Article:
By Nina Young
In many ways it must have been much easier to have a baby 30 years ago. The technology involved in the pregnancy and birthing process may have been medieval when compared to today’s standards, but at least one aspect of having a child back then seems more attractive, and that is the lack of choices.
Nowadays women are pressured to make millions of different choices, starting from day one of their pregnancies, and I for one feel overwhelmed.
When I announced my pregnancy a well-meaning friend asked me, “What kind of parent are you thinking about being?” Having no idea what she was talking about I replied, “A good one, I hope,” whilst nodding sagely.
It turns out she was asking about what parenting style I intended on implementing. Would I be a natural parent? An attached parent? A hover mum? Or even a tiger mum? I honestly have no idea, I’m only at the start of my second trimester; I’m still mourning the loss of sushi and my previously high caffeine intake. Besides, can I really start making parenting decisions about a baby I haven’t even met yet?
What can turn the frustrating problem of parenting decisions into a dangerous one is conflicting information coming at you from various official sources. Co-sleeping has been making headlines recently as the Victorian coroner, John Olle denounced it as a dangerous practice and linked it to the deaths of at least four infants.
An earlier 2007 study had found that of the 80 infant mortalities in Australia that year, over half were caused by suffocation due to an infant sharing a bed with an adult. Current SIDS recommendations also suggest that while a young infant should share a bedroom with his or her parents, they should not share a bed.
So that’s pretty clear right? Co-sleeping is dangerous, don’t do it. Well that message gets a bit less clear when various other experts start piping up. SIDS expert, Dr Peter Blair, a senior research fellow at Bristol University, said that Mr Olle’s findings were not put into perspective and that a blanket statement against co-sleeping was not practical.
James McKenna, a pediatric sleep expert and natural parenting advocate says that the benefits of safe co sleeping far out-weight the risks.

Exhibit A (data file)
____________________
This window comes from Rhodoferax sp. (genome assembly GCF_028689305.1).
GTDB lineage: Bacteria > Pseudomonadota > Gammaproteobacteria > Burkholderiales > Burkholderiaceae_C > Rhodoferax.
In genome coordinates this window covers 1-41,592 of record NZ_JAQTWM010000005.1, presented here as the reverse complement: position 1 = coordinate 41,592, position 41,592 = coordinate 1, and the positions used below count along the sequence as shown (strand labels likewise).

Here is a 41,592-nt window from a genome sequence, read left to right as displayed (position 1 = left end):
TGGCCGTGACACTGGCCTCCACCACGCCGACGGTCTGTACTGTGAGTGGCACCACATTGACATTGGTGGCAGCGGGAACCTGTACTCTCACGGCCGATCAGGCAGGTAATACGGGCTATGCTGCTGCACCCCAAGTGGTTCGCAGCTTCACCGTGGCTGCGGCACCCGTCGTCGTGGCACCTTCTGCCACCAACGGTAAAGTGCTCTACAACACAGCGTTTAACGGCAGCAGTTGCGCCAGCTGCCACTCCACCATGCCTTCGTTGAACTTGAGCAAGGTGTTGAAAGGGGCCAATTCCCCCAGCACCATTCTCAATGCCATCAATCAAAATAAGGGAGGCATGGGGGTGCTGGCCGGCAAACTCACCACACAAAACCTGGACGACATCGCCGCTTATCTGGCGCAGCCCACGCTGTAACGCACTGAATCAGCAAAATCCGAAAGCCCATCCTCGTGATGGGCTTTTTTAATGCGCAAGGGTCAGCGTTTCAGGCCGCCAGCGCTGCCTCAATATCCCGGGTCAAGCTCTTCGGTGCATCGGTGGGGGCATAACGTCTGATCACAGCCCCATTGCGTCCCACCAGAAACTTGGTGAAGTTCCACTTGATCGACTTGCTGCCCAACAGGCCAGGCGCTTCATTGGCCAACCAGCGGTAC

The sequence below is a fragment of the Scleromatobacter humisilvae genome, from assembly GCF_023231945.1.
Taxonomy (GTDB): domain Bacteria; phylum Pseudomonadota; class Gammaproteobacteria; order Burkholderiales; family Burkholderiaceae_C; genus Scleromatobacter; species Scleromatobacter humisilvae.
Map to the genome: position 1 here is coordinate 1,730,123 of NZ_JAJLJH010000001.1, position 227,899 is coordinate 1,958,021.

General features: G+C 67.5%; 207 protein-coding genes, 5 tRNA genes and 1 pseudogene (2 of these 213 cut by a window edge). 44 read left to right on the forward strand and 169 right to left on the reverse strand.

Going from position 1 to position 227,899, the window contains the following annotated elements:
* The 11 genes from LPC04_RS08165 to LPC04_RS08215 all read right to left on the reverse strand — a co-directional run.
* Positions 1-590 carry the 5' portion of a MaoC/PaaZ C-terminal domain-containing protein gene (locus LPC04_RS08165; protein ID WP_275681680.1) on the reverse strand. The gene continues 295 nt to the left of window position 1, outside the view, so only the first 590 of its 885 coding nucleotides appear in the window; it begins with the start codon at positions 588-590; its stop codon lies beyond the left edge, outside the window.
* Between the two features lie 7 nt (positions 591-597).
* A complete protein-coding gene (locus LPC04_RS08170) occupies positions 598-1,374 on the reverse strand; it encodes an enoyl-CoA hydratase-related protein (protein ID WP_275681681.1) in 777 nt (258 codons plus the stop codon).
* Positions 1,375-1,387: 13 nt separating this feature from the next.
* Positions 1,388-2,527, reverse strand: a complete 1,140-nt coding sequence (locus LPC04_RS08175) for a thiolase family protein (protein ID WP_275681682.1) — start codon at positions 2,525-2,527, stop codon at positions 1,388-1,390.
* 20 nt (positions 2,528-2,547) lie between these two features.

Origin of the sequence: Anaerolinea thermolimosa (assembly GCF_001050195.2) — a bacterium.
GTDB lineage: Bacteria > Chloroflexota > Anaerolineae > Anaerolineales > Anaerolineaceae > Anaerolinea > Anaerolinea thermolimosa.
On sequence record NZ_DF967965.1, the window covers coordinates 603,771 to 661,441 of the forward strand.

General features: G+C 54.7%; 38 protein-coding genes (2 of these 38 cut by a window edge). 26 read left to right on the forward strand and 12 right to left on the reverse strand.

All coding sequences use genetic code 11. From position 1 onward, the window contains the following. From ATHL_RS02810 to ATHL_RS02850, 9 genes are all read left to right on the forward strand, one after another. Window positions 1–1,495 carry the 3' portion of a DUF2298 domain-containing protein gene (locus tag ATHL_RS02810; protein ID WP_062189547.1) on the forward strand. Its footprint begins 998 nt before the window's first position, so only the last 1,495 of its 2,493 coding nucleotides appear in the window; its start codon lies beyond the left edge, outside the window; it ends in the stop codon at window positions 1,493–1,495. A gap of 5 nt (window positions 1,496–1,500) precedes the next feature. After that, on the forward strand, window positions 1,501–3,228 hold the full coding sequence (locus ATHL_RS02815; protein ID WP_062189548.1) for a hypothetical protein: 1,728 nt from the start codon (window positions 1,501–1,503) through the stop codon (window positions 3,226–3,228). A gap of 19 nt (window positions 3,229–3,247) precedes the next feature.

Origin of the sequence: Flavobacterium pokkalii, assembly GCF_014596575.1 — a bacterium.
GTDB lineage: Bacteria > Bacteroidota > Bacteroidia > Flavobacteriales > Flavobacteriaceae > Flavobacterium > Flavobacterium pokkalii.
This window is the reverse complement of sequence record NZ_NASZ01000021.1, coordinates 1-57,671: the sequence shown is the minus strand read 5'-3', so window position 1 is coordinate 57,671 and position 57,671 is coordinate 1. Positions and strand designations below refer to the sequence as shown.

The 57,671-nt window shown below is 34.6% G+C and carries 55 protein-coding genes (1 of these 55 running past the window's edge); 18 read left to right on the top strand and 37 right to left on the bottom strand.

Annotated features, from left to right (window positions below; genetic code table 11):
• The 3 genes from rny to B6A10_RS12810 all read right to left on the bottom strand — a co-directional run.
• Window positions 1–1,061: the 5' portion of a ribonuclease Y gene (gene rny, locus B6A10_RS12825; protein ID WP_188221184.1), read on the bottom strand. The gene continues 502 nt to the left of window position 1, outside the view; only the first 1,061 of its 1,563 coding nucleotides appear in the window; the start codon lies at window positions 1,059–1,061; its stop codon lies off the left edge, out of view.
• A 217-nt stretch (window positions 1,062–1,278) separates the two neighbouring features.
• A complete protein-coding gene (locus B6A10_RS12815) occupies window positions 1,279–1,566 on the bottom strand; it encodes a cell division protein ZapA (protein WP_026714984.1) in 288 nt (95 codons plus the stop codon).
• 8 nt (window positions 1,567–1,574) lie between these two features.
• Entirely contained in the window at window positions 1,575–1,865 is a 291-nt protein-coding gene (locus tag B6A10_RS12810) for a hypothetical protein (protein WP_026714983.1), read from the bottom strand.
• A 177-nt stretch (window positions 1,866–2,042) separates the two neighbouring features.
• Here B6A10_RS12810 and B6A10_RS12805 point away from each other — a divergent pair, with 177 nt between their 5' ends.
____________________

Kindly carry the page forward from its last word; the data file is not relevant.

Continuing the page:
Once you’ve crossed that decision minefield, you can step straight onto the next one.
The parties on both sides will not budge and according to them there is no grey area. You’re definitely going to be judged harshly by someone no matter what you choose, and you’re potentially putting your baby at risk, which is something no mother wants to do.
Once you’ve crossed that decision minefield, you can step straight onto the next one. How about vaccination? Fifteen or twenty years ago there was no real question about vaccinating your children. You did it, and you were grateful to live in a country that gave you access to the medicines to keep your family safe.
Now the decision to vaccinate is far more complicated, and everyone has an opinion and no one seems to mind vocalising them.
Diseases like whooping cough have skyrocketed nationally in recent years, surging from 4863 cases in 2007 to 38,584 cases in 2011. Depending on whom you ask, this is either the fault of parents not being vigilant enough about keeping their vaccinations up to date (including regular boosters) or it’s the fault of the evil pharmaceutical companies that continue to push inadequate vaccines for monetary gain.
If you vaccinate are you a monster who enjoys pumping your child full of poison, or are you following sensible medical precautions? There is not, and will probably never be a popular consensus on issues such as these.
Once upon a time we wouldn’t have had these kinds of choices and we would have blissfully happy in our ignorance. At the very least we need to learn to respect a parents right to privacy on these issues; just because you wear your opinion like a badge of honour doesn’t mean that all parents want to.
Parents should be allowed to navigate through this treacherous path of decision making unhounded by well meaning advice-givers. Only then can they decide what is right for them, and what is right for their child.